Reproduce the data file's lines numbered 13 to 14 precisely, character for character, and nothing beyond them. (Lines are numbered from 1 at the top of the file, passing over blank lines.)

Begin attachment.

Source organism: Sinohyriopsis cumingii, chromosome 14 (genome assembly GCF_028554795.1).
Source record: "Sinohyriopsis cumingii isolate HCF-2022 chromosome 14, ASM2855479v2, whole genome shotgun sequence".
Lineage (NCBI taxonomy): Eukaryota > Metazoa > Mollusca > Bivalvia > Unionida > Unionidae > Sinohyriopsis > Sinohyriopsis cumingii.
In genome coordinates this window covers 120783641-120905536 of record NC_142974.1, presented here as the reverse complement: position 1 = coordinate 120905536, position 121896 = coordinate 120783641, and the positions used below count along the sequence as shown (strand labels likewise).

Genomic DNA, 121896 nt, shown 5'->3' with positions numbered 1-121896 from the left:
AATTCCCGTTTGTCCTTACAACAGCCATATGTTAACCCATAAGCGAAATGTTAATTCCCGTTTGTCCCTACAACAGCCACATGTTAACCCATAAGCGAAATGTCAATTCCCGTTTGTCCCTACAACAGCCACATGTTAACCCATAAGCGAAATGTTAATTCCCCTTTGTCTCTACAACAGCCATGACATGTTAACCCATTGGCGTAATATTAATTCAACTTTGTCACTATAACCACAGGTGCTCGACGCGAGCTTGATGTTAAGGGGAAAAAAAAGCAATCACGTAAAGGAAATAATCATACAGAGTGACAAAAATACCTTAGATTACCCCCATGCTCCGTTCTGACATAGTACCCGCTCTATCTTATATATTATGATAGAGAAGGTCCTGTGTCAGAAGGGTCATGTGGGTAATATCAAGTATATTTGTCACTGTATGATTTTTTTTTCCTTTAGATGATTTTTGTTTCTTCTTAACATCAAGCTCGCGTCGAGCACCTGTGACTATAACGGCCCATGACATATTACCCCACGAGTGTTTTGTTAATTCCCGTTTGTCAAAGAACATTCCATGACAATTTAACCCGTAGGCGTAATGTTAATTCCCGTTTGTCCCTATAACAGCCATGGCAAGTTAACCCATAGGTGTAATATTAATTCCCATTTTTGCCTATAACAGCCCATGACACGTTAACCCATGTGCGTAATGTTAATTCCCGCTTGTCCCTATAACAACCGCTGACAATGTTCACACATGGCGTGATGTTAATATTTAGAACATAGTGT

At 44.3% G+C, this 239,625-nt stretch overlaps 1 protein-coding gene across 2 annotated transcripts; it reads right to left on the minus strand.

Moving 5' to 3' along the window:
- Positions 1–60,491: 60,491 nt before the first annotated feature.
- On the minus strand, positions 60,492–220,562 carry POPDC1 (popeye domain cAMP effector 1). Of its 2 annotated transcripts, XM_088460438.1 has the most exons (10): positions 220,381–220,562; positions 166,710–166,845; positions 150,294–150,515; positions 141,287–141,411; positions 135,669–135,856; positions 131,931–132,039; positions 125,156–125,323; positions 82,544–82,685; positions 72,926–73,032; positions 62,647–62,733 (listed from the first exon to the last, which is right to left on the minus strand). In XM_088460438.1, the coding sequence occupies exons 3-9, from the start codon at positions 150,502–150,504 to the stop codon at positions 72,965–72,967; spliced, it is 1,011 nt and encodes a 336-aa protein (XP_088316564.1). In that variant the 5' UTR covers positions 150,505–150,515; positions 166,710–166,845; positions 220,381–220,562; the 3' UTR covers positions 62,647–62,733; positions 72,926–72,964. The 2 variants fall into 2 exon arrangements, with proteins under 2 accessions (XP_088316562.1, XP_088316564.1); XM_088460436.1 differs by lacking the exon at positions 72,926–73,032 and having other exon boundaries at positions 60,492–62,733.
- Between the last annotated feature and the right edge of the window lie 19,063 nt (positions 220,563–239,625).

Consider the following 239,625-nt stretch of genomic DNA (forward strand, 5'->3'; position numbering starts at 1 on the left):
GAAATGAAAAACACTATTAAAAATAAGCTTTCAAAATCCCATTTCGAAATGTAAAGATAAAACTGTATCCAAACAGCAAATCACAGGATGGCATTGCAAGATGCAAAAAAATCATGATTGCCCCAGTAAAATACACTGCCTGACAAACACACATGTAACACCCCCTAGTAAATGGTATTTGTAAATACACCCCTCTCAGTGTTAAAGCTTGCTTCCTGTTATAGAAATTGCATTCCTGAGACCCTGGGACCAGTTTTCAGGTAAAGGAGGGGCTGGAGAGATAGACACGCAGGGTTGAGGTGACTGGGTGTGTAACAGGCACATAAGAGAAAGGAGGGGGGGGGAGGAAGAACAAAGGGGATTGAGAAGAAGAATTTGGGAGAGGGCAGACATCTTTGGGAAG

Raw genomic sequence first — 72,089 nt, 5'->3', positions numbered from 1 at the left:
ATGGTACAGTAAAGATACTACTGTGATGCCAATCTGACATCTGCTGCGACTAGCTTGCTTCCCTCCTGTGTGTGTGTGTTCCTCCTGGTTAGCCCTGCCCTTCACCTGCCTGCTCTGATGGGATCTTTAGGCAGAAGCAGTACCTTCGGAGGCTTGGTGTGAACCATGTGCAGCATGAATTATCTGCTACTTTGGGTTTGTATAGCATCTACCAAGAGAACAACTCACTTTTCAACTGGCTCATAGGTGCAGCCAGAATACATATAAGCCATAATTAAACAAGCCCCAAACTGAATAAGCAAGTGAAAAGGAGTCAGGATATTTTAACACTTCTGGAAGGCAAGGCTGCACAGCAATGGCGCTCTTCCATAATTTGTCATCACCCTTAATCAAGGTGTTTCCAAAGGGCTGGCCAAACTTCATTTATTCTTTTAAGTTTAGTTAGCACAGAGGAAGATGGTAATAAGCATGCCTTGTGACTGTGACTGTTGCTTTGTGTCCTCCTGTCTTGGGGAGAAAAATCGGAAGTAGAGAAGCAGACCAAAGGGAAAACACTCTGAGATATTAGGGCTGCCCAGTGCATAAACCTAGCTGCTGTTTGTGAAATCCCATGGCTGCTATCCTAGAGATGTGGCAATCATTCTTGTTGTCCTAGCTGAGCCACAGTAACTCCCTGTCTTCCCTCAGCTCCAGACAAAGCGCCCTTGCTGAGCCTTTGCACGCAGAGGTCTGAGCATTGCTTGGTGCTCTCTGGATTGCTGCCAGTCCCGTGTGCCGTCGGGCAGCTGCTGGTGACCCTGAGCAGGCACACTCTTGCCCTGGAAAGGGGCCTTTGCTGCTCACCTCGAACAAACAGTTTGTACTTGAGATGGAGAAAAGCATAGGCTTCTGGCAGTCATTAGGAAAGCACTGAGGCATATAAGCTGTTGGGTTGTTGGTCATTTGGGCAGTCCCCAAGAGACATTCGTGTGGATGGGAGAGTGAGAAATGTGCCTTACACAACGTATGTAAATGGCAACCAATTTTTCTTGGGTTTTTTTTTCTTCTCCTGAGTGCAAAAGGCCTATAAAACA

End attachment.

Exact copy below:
GAAATGAAAAACACTATTAAAAATAAGCTTTCAAAATCCCATTTCGAAATGTAAAGATAAAACTGTATCCAAACAGCAAATCACAGGATGGCATTGCAAGATGCAAAAAAATCATGATTGCCCCAGTAAAATACACTGCCTGACAAACACACATGTAACACCCCCTAGTAAATGGTATTTGTAAATACACCCCTCTCAGTGTTAAAGCTTGCTTCCTGTTATAGAAATTGCATTCCTGAGACCCTGGGACCAGTTTTCAGGTAAAGGAGGGGCTGGAGAGATAGACACGCAGGGTTGAGGTGACTGGGTGTGTAACAGGCACATAAGAGAAAGGAGGGGGGGGGAGGAAGAACAAAGGGGATTGAGAAGAAGAATTTGGGAGAGGGCAGACATCTTTGGGAAG

Raw genomic sequence first — 72,089 nt, 5'->3', positions numbered from 1 at the left: